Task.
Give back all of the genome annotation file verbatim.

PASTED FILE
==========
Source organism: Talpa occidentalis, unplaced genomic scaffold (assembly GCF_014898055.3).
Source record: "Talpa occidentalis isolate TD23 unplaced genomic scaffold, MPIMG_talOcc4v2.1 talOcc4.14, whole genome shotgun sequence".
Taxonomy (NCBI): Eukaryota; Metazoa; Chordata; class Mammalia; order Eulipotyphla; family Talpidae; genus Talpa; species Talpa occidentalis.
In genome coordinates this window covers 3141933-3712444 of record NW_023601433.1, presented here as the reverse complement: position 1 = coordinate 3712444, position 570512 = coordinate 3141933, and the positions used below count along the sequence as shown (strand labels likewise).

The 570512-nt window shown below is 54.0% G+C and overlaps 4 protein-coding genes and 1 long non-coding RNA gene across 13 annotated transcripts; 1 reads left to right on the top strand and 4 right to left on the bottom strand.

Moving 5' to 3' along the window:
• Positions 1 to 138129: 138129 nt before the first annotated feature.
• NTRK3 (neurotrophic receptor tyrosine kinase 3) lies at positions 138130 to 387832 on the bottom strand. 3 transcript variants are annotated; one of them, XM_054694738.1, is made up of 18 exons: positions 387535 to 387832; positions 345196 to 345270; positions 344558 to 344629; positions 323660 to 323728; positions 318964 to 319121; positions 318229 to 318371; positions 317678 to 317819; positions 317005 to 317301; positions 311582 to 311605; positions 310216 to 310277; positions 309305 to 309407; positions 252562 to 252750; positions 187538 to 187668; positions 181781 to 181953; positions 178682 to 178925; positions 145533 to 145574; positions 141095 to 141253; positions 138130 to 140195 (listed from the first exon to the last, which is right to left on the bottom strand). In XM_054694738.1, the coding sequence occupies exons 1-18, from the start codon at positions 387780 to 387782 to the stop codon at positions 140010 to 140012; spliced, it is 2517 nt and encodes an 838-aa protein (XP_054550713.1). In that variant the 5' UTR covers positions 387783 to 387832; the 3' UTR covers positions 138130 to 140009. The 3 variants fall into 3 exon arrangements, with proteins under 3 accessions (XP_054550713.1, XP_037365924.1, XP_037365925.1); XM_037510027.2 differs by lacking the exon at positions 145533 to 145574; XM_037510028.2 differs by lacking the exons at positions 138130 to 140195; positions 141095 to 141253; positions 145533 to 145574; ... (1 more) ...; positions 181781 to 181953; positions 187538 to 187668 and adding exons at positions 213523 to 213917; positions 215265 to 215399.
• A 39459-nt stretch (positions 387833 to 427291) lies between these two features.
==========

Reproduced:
Source organism: Talpa occidentalis, unplaced genomic scaffold (assembly GCF_014898055.3).
Source record: "Talpa occidentalis isolate TD23 unplaced genomic scaffold, MPIMG_talOcc4v2.1 talOcc4.14, whole genome shotgun sequence".
Taxonomy (NCBI): Eukaryota; Metazoa; Chordata; class Mammalia; order Eulipotyphla; family Talpidae; genus Talpa; species Talpa occidentalis.
In genome coordinates this window covers 3141933-3712444 of record NW_023601433.1, presented here as the reverse complement: position 1 = coordinate 3712444, position 570512 = coordinate 3141933, and the positions used below count along the sequence as shown (strand labels likewise).

The 570512-nt window shown below is 54.0% G+C and overlaps 4 protein-coding genes and 1 long non-coding RNA gene across 13 annotated transcripts; 1 reads left to right on the top strand and 4 right to left on the bottom strand.

Moving 5' to 3' along the window:
• Positions 1 to 138129: 138129 nt before the first annotated feature.
• NTRK3 (neurotrophic receptor tyrosine kinase 3) lies at positions 138130 to 387832 on the bottom strand. 3 transcript variants are annotated; one of them, XM_054694738.1, is made up of 18 exons: positions 387535 to 387832; positions 345196 to 345270; positions 344558 to 344629; positions 323660 to 323728; positions 318964 to 319121; positions 318229 to 318371; positions 317678 to 317819; positions 317005 to 317301; positions 311582 to 311605; positions 310216 to 310277; positions 309305 to 309407; positions 252562 to 252750; positions 187538 to 187668; positions 181781 to 181953; positions 178682 to 178925; positions 145533 to 145574; positions 141095 to 141253; positions 138130 to 140195 (listed from the first exon to the last, which is right to left on the bottom strand). In XM_054694738.1, the coding sequence occupies exons 1-18, from the start codon at positions 387780 to 387782 to the stop codon at positions 140010 to 140012; spliced, it is 2517 nt and encodes an 838-aa protein (XP_054550713.1). In that variant the 5' UTR covers positions 387783 to 387832; the 3' UTR covers positions 138130 to 140009. The 3 variants fall into 3 exon arrangements, with proteins under 3 accessions (XP_054550713.1, XP_037365924.1, XP_037365925.1); XM_037510027.2 differs by lacking the exon at positions 145533 to 145574; XM_037510028.2 differs by lacking the exons at positions 138130 to 140195; positions 141095 to 141253; positions 145533 to 145574; ... (1 more) ...; positions 181781 to 181953; positions 187538 to 187668 and adding exons at positions 213523 to 213917; positions 215265 to 215399.
• A 39459-nt stretch (positions 387833 to 427291) lies between these two features.